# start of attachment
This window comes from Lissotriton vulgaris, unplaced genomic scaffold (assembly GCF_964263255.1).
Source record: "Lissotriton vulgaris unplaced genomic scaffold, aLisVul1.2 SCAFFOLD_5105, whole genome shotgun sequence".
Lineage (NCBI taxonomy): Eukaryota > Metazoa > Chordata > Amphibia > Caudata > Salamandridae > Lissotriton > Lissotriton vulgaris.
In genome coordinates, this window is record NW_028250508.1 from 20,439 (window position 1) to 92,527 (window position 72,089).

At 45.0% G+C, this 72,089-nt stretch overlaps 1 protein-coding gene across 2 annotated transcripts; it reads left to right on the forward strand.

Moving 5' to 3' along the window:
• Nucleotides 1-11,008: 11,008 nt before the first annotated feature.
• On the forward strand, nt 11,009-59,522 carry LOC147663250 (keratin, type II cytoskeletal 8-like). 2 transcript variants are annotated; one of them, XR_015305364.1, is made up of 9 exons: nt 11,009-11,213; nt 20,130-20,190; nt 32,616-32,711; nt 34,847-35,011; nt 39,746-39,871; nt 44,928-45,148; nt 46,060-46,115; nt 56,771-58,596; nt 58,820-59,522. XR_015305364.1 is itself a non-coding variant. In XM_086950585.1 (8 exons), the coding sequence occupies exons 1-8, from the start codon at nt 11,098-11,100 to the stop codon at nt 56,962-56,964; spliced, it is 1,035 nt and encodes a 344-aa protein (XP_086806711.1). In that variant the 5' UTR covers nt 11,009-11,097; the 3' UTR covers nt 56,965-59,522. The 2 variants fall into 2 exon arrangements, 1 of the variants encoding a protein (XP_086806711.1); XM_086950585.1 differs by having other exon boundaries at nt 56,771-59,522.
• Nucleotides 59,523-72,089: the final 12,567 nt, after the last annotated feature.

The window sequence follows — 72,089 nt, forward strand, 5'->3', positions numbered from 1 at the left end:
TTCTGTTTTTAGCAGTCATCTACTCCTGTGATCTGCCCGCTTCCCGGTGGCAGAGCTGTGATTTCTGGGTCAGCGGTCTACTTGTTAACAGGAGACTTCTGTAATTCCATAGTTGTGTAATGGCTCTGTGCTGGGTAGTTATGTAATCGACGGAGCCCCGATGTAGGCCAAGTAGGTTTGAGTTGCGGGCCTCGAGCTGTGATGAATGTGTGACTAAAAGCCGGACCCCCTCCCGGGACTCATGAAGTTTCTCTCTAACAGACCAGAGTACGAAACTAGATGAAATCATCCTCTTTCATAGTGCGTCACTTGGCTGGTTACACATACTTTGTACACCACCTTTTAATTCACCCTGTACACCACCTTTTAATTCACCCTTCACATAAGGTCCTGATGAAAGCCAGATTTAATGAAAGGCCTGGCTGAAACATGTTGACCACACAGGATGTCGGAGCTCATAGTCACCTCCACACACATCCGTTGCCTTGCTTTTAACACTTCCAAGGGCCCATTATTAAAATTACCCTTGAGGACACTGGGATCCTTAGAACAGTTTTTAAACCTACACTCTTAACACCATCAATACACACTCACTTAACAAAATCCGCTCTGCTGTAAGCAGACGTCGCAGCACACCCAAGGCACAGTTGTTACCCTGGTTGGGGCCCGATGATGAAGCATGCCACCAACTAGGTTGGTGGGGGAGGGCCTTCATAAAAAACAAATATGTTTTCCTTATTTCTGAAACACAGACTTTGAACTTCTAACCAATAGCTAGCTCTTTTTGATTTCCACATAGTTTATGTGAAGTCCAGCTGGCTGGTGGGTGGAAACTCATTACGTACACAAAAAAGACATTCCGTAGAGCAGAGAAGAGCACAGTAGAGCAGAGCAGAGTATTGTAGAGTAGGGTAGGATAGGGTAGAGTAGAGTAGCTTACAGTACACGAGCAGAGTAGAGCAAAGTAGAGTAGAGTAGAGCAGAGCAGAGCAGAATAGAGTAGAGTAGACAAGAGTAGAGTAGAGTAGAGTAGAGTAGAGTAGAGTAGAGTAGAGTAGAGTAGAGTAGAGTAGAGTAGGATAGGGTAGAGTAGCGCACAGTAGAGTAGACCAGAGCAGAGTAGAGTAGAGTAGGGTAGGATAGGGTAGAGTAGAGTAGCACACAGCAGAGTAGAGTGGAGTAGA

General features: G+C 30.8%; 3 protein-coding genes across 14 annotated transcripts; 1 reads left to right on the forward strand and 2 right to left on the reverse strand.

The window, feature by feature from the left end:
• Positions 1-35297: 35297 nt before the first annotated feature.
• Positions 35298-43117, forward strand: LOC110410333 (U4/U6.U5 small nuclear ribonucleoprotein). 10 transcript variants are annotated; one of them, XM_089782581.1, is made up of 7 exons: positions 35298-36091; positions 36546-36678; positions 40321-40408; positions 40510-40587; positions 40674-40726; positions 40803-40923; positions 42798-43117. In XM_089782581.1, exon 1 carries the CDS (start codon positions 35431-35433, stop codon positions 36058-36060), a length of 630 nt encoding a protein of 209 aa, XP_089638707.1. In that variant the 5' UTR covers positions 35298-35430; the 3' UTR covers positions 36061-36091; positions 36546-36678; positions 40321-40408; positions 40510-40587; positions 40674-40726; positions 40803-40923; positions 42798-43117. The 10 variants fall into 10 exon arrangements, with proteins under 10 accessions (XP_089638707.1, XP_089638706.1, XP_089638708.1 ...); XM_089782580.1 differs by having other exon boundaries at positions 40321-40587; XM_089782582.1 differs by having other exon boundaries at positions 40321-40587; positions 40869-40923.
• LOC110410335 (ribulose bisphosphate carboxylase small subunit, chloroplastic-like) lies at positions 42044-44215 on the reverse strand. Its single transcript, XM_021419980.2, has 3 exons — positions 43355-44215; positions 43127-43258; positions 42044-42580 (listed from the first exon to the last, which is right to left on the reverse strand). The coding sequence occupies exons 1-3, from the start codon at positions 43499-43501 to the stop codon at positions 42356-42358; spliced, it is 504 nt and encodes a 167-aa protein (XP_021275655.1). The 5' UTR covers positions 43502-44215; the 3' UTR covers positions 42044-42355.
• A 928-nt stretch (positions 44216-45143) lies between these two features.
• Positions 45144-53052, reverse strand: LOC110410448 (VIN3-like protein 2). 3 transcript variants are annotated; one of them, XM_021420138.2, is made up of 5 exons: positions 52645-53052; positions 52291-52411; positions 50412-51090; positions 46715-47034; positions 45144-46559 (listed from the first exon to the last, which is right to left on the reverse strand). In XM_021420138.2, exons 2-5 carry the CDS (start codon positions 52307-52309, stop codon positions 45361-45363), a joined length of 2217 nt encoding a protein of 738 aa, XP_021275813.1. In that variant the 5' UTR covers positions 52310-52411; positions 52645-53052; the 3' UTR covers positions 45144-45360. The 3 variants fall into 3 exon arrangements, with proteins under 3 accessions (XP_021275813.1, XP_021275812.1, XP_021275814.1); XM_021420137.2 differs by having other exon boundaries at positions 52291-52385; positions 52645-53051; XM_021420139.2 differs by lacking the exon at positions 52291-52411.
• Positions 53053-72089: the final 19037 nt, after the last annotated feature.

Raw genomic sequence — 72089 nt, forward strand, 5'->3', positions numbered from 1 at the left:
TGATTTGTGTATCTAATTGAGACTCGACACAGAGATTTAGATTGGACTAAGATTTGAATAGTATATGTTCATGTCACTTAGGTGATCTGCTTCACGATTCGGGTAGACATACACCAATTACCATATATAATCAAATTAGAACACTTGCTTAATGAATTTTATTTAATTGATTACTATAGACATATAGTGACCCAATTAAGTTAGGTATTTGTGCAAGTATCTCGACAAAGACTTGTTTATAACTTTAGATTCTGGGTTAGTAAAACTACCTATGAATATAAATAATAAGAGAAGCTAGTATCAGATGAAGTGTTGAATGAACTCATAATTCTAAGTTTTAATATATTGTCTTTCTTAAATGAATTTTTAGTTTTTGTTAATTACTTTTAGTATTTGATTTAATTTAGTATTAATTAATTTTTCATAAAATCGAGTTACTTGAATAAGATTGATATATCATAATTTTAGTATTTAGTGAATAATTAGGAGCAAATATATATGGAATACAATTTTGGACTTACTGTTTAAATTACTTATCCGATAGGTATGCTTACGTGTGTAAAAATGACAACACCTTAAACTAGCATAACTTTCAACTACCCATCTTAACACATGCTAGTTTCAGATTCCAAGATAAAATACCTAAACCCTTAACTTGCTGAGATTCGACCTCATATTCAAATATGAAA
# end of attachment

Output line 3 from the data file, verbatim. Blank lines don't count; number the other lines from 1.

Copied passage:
Lineage (NCBI taxonomy): Eukaryota > Metazoa > Chordata > Amphibia > Caudata > Salamandridae > Lissotriton > Lissotriton vulgaris.